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New Blood Test Can Predict ‘Risk of Death Within 5 to 10 Years’

A team of scientists may finally have found an answer to a question that has long baffled humanity: Is it possible to predict death? Led by the Max Planck Institute for Biology of Ageing in Germany, researchers studied 44,168 individuals and found 14 biomarkers in the blood that are “independently associated with death in people of all ages,” according to journal Nature Communications.

With over 80 percent accuracy, their predictions about a person’s risk of death within the next five to 10 years proved to be significantly more accurate than the ones made through conventional methods, such as measuring blood pressure and cholesterol.

“As researchers on aging, we are keen to determine the biological age. The calendar age just doesn’t say very much about the general state of health of elderly people: one 70-year-old is healthy, while another may already be suffering from three diseases,” study director Professor Eline Slagboom said in a statement. He added, “We now have a set of biomarkers which may help to identify vulnerable elderly people, who could subsequently be treated.”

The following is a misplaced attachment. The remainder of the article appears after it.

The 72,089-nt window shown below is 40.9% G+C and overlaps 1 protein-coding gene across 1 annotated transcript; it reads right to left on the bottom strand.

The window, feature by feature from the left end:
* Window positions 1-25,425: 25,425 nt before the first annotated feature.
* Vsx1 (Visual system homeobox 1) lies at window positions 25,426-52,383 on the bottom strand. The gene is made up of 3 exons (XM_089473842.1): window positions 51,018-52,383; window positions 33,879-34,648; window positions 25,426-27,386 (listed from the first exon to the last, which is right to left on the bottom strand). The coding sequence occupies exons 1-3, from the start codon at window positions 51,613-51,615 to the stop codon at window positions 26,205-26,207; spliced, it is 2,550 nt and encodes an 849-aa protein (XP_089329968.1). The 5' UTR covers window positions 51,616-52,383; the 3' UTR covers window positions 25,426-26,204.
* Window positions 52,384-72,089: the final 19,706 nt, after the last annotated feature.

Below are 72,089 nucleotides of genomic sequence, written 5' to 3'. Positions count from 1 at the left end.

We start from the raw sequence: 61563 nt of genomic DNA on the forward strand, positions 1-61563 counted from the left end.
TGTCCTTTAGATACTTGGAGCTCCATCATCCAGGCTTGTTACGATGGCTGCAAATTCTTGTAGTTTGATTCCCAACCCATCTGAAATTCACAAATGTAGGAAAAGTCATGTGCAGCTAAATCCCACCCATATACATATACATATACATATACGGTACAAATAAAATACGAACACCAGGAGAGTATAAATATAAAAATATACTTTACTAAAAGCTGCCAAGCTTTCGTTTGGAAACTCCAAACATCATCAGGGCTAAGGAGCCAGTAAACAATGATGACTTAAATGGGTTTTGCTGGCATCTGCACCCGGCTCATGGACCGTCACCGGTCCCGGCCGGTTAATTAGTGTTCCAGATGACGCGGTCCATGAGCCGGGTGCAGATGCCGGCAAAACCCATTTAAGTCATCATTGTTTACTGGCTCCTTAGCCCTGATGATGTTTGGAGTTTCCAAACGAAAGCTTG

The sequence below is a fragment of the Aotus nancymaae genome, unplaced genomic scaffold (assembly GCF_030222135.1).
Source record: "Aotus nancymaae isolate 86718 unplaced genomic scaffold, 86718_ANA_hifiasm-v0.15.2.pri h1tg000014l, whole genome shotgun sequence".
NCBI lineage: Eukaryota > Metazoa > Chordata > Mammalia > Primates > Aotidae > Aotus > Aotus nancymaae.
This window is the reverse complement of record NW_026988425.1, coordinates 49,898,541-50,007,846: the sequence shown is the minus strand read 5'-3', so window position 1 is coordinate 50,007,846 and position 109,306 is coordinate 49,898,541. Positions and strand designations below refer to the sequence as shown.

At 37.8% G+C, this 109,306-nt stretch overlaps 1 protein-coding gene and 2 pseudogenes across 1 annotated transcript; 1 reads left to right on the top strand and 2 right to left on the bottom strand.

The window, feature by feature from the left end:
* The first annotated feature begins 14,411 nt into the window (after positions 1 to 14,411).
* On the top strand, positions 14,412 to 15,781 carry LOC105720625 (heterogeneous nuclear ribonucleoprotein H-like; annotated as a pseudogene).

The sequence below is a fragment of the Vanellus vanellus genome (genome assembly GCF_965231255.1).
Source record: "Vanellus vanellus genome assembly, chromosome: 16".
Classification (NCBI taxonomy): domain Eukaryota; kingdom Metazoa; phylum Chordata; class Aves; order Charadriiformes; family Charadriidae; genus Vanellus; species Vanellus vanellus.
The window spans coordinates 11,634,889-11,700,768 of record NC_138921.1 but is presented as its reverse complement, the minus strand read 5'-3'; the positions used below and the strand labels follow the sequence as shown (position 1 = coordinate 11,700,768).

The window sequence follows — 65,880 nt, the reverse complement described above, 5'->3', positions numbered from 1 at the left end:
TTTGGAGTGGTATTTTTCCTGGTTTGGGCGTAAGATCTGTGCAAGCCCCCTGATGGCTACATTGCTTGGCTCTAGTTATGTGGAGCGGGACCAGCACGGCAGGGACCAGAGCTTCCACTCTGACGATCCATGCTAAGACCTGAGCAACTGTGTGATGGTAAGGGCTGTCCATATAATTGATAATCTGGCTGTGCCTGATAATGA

The team studied the metabolic biomarkers found in the blood of the participants aged 18 to 109 across Europe. These biomarkers were known to be involved in various processes including fatty acid metabolism, fluid balance, the breakdown of glucose, and inflammation.

A follow-up study with the same participants, ranging from three to 17 years later— over 5,500 participants died during this period— was conducted to find out how the presence of the different biomarkers was associated with the risk of mortality.

“Biomarkers give us important insight into what’s happening in health and in disease,” IFL Science quoted Dr Amanda Heslegrave, a researcher at University College London’s Dementia Research Institute, as saying.

“In this new study, a number of the markers are validated and implicated in long-term mortality and the authors suggest that more could be, which would be a worthwhile exercise,” Dr Amanda, who was not directly involved in the study, commented.

“Whilst this study shows this type of profiling can be useful, they do point out importantly it would need further work to develop a score at the individual level that would be useful in real-life situations,” Dr Heslegrave continued, “So, it’s an exciting step, but it’s not ready yet.”